When Palestinian Authority leader Mahmoud Abbas described Israel as a “colonialist project that is not connected to Judaism” — as he did in a speech last week that was littered with anti-Semitic overtones — the natural reaction from the pro-Israel community was to condemn the lies and defend the truth.
Abbas’ libelous speech, in fact, was condemned across the political spectrum. Even J Street released a statement saying there was “no excuse for calling into question either the Jewish connection to, or Palestinian recognition of, the state of Israel — or for language and proposals that are justifiably earning widespread condemnation.”
Moderate commentator Ben-Dror Yemini on Ynetnews characterized the speech as “More hallucinations. More illusions. More rejectionism” — adding that Abbas’ real problem is not with the creation of Israel in 1948 or the expansion of the state after 1967 but the Balfour Declaration of 1917 that first supported the Jews’ right to a national home.
The reason Abbas is obsessed with the 1917 recognition of Jewish sovereign rights is that it undermines his faux narrative that Israel is a colonialist state rooted in European guilt after the Holocaust. As long as he can position the Jewish state as an artificial project that punished Palestinian Arabs, he can claim the mantle of victimhood and continue his diplomatic war against the legitimacy of Israel.
This addiction to victimhood is also crucial to his retention of power. Put yourself in Abbas’ shoes. His people live in misery while, next door, the hated Jewish state thrives. Doubling down on victimhood means he can blame every Palestinian hardship on Israel.
It also justifies saying no to every peace proposal, as Palestinian leaders have done for decades. After all, if Israel is the result of Jews stealing Arab land, what is there to negotiate? There is only one thing a thief must do, and that is return the stolen goods in full — and maybe even throw in a penalty for emotional damages.
If Palestinian leaders ever conceded the 3,000-year Jewish connection to the Holy Land, it would explode the edifice of lies they have told their people. It would force them to acknowledge that Jews also have sovereign rights, which would force them to accept compromises. It would mean they’d have to admit that their problem with Israel is not with the settlements that came after 1967 but the settlements that came after 1917. It would mean they’d have to accept at least some responsibility for the miserable state of their failed society.
Even for those who tend to blame Israel for the absence of peace, it’s hard to deny the fundamental obstacle of one party completely denying the legitimacy of the other.
The minute Abbas himself concedes the legitimacy of the Jewish state, an avalanche of pressure would descend upon him. All of a sudden, he would have to look at the hated Zionist state as a partner rather than a thief and start caring for the welfare of his people. All of a sudden, he’d have to actually produce results.
Compare that to the status quo. By sticking to his narrative of exclusive victimhood at the expense of Jewish oppression, Abbas is celebrated around the world. He continues to cash in on “humanitarian” aid that fills his coffers and that of his cronies; he continues his diplomatic and legal war against Israel at the United Nations and international criminal courts; and, above all, he’s off the hook to make any compromises for peace.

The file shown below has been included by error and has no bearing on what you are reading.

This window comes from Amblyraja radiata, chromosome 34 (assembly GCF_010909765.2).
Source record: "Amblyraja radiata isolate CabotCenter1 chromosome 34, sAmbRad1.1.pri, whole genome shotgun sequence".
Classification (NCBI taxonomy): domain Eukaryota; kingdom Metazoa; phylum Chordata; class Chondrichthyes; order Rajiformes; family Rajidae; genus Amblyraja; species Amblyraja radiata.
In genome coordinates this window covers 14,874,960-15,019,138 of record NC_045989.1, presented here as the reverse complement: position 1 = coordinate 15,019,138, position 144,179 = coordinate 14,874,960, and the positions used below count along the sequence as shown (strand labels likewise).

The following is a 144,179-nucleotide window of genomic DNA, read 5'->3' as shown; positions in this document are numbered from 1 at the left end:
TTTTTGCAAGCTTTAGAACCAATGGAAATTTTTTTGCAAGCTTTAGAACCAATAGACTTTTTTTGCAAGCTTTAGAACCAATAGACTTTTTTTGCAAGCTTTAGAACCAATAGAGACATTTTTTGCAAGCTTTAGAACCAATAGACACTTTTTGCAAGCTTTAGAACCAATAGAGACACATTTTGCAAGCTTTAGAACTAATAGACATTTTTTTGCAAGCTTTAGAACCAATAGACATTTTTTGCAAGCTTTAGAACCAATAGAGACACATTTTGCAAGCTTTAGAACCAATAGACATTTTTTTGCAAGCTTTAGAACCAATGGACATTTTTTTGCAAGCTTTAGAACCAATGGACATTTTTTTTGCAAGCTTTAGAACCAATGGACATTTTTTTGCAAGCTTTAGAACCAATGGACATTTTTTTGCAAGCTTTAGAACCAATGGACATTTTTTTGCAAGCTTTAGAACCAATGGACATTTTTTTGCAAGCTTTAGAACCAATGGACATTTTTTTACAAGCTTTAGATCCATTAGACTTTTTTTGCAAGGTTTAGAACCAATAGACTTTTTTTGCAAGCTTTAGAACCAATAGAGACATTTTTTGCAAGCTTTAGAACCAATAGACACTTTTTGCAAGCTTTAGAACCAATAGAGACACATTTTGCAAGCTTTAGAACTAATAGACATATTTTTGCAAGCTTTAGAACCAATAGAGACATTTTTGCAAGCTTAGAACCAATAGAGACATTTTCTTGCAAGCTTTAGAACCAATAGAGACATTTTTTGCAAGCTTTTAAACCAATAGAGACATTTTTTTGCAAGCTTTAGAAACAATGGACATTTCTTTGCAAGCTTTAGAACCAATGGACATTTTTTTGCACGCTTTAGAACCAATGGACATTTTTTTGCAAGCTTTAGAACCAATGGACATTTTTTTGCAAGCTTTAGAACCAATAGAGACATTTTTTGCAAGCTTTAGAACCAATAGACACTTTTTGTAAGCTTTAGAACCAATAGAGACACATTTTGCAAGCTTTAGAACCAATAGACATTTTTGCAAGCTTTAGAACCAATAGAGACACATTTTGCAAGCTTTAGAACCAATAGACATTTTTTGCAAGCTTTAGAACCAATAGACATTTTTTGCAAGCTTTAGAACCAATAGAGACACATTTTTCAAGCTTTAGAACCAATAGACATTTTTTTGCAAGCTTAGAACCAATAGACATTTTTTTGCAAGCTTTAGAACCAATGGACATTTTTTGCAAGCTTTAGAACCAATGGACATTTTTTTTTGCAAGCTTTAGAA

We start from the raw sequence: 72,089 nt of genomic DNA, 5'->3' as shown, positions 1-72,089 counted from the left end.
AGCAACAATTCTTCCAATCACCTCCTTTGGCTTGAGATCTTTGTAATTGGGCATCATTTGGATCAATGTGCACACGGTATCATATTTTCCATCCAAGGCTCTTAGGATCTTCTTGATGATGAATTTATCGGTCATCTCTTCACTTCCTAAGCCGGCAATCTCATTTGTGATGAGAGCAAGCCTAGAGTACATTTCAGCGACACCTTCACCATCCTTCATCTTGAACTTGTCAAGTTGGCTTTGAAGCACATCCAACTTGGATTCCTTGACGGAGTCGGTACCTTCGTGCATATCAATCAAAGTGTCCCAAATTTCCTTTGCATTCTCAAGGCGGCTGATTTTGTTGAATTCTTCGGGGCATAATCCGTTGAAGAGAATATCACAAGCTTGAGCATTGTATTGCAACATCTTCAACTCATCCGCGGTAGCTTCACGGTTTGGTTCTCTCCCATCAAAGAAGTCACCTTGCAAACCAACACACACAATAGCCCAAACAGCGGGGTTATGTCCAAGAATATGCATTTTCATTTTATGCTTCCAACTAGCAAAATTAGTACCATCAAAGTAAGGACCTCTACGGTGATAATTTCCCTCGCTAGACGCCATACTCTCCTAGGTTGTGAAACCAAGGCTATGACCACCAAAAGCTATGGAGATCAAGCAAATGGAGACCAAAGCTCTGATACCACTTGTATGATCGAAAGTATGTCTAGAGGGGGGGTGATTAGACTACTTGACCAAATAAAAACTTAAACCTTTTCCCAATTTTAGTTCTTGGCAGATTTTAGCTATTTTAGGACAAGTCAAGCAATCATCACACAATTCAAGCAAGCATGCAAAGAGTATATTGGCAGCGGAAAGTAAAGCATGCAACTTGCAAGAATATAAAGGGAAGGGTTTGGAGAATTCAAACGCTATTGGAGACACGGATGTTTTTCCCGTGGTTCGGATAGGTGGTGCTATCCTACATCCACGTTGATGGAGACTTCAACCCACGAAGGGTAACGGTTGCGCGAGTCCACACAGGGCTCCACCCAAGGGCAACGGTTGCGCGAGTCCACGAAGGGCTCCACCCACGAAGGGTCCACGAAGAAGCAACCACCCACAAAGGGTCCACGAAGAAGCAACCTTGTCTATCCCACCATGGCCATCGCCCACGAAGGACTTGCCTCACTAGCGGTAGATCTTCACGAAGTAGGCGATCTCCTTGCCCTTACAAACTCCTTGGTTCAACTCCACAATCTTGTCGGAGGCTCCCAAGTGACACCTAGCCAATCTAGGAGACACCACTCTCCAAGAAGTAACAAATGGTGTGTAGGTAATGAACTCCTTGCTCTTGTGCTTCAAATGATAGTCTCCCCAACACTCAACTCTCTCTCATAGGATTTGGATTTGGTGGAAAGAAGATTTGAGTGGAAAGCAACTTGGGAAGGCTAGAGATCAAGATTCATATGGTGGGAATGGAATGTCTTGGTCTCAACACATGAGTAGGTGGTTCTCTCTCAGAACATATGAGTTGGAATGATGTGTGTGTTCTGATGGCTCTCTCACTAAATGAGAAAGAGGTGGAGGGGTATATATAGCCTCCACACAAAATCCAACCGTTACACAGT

For a corrupt liar who has contempt for Zionism, this status quo is, well, heaven on earth.
There is, of course, one complication in this whole picture — the Palestinian people. The day they realize they have been lied to for so long by their own leaders is the day those leaders will abandon their villas in Ramallah and hop on their private jets to any country that will take them.
That day may come sooner than they think.
According to a poll conducted in the summer of 2016 by the reputable Palestinian Center for Policy and Survey Research and published in Al Monitor, 65 percent of the Palestinians in the West Bank and Gaza Strip want Abbas to resign.
Among the reasons cited, journalist Ahmed Labed from Gaza City told Al Monitor: “President Abbas, who has been in power for 11 years, has been illegitimately occupying the presidential office. His mandate expired in January 2009. Moreover, throughout the period of his presidency, Abbas hasn’t accomplished any noteworthy achievement for the Palestinians.”
His major “accomplishment” has been to malign and undermine the Jewish state and instill hatred in his people for their Jewish neighbors, all while pretending to be a “moderate” to the world.
Even for those who tend to blame Israel for the absence of peace, it’s hard to deny the fundamental obstacle of one party completely denying the legitimacy of the other, especially when that party has an interest in maintaining that lie.
Israel has made its share of mistakes. Its biggest, perhaps, is that it never had a long-term strategy for handling the territories captured in 1967, especially in Judea and Samaria. This has allowed Palestinian leaders to place all the blame for the absence of peace on the growth of Jewish communities in these territories.
Never mind that Palestinian leaders have rejected every peace offer made by Israel without ever making a counteroffer. As bad as those rejections have been for Israel, they’ve been even worse for the Palestinians.